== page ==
New software - Flight sim world

Flight Sim WorldFor well over a decade, Microsoft's Flight Sim X has been the most popular software option for pilots. It combines realistic graphics, fun missions, and a low price - but it is beginning to show its age. While Dovetail Games made some minor updates in 2014 in re-releasing Flight Sim X on the Steam platform (including support for newer Windows operating systems), the basic simulator remains essentially the same. It's still a solid option, if for no other reason than the huge variety of add-on airplanes and scenery packs available.

Now there is a new option, and it's also from Dovetail. In 2017 the company released Flight Sim World, an all-new flight simulator built on the foundations of Microsoft's technology. It retains some of the familiar features of Flight Sim X, but the overall experience is a step up. Cockpit switches and instruments are incredibly detailed, the weather options are even more impressive, and the mission setting tools (including the Pro Mission Editor) are much easier to use.

Seven airplanes come standard: Piper Super Cub, Piper Cherokee, Piper Seneca, Piper Malibu, Diamond DA-40, Diamond DA-42, and Van's RV-7A. Other airplanes are available for purchase. You can create your own free flight by choosing an aircraft, location, and weather conditions. Or you can choose one of the pre-loaded missions, which range from simple to quite complicated.

In addition to beautifully detailed cockpits (see screenshots below), worldwide airports, and fun challenges, Flight Sim World also includes a unique Training section. This allows you to choose a flight school (in the US, UK, or Germany) and fly specific flight lessons. For an experienced pilot they will seem simple, but if you're just getting started they are helpful and entertaining. Steve Hood, Executive Producer at Dovetail, even learned to fly during the development of Flight Sim World, which no doubt influenced some of these features.

Flight Sim World is still growing and improving, so it doesn't yet have all the add-on options of Flight Sim X. Since its launch in 2017, though, Dovetail has added a number of new features and we expect this to continue. It's now stable and ready for wide use. It's also clearly a platform for the future, and would be our pick for an easy-to-use introduction to flight simulators.

Flight Sim World Screenshots

 

Updated software - X-Plane 11

X-Plane 11For pilots interested in a more complete, powerful simulator it's hard to beat X-Plane - our top pick for a few years now in the flight simulator software market. In late 2017, Laminar Research (the game's developer) released version 11, which is packed with updates and new features. The biggest change is the user interface: while the previous edition worked well, it was very utilitarian and occasionally confusing. The new design is much cleaner and less intimidating: start up X-Plane, pick a few options and go flying.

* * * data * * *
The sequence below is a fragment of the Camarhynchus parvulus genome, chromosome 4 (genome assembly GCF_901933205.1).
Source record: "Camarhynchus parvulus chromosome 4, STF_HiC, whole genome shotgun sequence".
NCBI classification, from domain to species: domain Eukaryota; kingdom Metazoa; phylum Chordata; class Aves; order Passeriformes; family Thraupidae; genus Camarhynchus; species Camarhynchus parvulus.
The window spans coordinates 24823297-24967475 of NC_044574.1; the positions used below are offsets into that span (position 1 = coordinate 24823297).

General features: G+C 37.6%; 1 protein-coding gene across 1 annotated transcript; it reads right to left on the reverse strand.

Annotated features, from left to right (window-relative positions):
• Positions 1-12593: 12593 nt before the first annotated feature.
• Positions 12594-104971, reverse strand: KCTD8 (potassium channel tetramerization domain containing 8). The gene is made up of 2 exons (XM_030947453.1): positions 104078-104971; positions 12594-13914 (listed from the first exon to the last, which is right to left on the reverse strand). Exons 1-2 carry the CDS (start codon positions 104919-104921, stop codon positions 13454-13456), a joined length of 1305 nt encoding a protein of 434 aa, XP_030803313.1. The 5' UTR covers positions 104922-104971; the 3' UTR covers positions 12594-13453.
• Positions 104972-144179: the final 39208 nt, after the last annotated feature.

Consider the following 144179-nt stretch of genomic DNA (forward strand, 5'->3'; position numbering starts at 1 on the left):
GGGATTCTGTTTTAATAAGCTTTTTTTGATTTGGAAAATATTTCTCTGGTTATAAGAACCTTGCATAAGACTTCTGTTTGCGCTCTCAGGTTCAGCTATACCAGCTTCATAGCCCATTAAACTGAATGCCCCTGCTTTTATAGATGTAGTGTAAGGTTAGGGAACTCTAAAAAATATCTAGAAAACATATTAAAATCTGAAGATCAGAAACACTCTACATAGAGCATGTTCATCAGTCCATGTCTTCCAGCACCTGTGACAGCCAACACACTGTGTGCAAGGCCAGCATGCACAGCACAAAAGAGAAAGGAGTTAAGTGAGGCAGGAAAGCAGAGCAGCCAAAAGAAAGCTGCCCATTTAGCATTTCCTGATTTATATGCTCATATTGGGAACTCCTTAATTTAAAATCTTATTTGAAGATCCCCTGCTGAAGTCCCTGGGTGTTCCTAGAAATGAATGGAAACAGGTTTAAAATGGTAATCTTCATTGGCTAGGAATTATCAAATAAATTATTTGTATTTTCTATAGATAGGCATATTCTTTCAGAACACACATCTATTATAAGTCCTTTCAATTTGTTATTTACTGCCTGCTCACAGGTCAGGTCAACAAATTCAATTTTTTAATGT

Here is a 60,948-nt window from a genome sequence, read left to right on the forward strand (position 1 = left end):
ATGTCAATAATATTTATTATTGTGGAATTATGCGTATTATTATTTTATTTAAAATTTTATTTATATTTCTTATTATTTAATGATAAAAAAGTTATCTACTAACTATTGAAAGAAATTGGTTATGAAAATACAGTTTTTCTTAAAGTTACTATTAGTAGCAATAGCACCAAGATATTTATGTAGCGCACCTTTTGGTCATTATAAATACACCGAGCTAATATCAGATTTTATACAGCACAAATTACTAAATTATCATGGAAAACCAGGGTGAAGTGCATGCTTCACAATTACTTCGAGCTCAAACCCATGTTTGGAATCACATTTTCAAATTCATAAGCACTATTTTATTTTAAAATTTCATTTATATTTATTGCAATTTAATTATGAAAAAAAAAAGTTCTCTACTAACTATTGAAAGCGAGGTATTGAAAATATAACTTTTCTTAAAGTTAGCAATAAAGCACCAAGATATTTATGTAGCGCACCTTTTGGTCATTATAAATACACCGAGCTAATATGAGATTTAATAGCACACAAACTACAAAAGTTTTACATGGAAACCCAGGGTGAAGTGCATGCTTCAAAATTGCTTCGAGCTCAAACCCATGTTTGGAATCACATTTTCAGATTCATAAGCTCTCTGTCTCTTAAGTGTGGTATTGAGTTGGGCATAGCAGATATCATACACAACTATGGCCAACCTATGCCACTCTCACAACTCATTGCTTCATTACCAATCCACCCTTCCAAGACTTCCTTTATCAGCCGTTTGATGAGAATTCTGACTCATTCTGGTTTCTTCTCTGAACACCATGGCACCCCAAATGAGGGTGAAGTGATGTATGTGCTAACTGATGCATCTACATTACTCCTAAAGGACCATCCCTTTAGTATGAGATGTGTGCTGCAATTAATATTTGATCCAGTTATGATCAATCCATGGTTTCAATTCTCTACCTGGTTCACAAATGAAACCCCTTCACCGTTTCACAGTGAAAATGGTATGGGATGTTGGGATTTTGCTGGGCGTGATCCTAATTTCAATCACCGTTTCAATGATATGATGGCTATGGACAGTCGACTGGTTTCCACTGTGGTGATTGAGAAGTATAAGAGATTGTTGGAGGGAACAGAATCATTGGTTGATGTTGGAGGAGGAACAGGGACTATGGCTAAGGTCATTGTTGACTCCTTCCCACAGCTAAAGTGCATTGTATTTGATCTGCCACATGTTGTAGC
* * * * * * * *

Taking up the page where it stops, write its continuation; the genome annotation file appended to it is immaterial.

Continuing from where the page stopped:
Another upgrade in X-Plane 11 is the aircraft. While these were always good, the latest versions are simply stunning. There are 11 in all, from the Cessna 172 to the King Air 90 to the Boeing 737. Avionics are also more useful for real world pilots, including a very realistic Garmin G1000 panel. It won't replace time with a CFI, but it is very helpful for getting acquainted with the buttons and knobs. We've also found X-Plane to be very valuable for keeping instrument skills sharp in between flights. Like with Flight Sim X, there are third party companies that sell add-on aircraft and scenery. If you want to fly an Eclipse 550 under the Golden Gate Bridge, you can do it with downloads.

The learning curve on X-Plane is still a little steeper than with Flight Sim X or Flight Sim World, but that's mostly because there are more options for customization and the overall realism is top notch. It will also run on Mac, Windows, and Linux, whereas the other two are Windows-only. You'll need a fairly powerful computer to run it, but if you're more technically inclined this is an excellent simulator with a vibrant community supporting it. 

 

Saitek controls are back

Saitek yoke and throttleThe Saitek line of flight simulator controls was one of the most popular options for many years, but in 2016 the products went away. This left a major gap in the middle of the market, but now they are back. After the original company stopped making the controls, consumer electronics giant Logitech bought the assets and began production again. 

Saitek controls hit a nice balance between quality construction and price. All of the individual items are under $200 but they have held up well in extended tests at Sporty's flight school. The yoke, for example, uses a stainless steel shaft for better durability.

There are also plenty of options for customization. The yoke includes a host of buttons that can be configured in an almost endless variety of ways, from electric trim to view selector from the cockpit. The controls on the throttle quadrant can also be changed, for example switching the prop and throttle heads to simulate an older Beechcraft.

Finally, Saitek offers the widest variety of controls. There is the standard yoke/throttle combination, plus rudder pedals. But there are also options for a switch panel (including lights and landing gear), simulated radios, and a multi-engine throttle quadrant.

 

 

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